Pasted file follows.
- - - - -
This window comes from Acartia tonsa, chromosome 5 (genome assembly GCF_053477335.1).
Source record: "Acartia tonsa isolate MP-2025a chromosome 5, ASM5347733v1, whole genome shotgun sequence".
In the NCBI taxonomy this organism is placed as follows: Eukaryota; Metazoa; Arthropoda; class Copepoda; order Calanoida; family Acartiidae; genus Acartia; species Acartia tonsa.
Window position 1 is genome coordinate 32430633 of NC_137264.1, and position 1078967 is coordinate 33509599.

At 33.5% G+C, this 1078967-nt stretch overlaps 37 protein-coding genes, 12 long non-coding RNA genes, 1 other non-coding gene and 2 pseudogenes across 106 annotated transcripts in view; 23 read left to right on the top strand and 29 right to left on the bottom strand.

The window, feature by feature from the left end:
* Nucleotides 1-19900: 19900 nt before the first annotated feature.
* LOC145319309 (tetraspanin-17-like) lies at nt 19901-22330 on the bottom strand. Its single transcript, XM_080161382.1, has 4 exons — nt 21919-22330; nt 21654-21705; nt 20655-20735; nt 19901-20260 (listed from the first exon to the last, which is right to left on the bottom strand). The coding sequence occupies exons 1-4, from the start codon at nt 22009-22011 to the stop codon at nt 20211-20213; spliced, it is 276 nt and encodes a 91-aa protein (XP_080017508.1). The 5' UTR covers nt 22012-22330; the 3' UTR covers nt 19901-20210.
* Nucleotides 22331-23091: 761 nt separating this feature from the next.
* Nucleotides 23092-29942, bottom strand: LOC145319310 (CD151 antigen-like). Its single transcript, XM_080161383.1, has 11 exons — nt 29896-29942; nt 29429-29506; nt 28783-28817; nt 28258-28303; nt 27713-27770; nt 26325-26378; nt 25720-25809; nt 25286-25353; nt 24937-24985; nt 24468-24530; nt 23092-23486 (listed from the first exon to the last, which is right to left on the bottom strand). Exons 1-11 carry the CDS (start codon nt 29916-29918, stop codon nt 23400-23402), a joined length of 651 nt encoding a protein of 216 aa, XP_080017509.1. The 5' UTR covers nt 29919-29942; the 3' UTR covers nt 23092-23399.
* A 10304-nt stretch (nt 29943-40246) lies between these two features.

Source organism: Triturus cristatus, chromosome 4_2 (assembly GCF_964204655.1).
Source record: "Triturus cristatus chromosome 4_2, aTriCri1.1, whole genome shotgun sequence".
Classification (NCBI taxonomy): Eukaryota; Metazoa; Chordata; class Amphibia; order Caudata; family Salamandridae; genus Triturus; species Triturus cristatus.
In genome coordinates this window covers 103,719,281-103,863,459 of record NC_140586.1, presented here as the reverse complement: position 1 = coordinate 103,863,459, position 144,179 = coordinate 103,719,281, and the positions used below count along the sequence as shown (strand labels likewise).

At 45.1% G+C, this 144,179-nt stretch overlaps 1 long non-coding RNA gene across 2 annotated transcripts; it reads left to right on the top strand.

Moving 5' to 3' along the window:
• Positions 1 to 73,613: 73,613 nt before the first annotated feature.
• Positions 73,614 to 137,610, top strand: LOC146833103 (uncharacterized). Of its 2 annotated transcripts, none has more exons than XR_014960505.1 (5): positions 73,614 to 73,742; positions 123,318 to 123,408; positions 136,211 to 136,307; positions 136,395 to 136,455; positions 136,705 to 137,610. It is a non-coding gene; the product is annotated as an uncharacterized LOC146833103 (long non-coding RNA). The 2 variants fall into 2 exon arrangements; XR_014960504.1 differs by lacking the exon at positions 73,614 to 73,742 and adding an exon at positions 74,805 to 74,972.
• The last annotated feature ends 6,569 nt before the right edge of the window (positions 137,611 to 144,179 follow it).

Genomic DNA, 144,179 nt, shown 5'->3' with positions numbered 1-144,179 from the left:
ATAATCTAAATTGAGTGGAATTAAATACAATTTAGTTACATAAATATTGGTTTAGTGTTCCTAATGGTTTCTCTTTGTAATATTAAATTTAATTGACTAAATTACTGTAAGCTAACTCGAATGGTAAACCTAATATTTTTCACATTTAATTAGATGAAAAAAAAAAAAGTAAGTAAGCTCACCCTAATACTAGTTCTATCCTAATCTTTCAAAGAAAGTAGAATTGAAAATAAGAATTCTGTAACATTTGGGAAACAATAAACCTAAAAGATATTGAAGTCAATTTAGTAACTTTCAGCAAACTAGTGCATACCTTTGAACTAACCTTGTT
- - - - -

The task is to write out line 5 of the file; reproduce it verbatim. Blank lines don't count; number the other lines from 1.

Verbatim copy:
At 33.5% G+C, this 1078967-nt stretch overlaps 37 protein-coding genes, 12 long non-coding RNA genes, 1 other non-coding gene and 2 pseudogenes across 106 annotated transcripts in view; 23 read left to right on the top strand and 29 right to left on the bottom strand.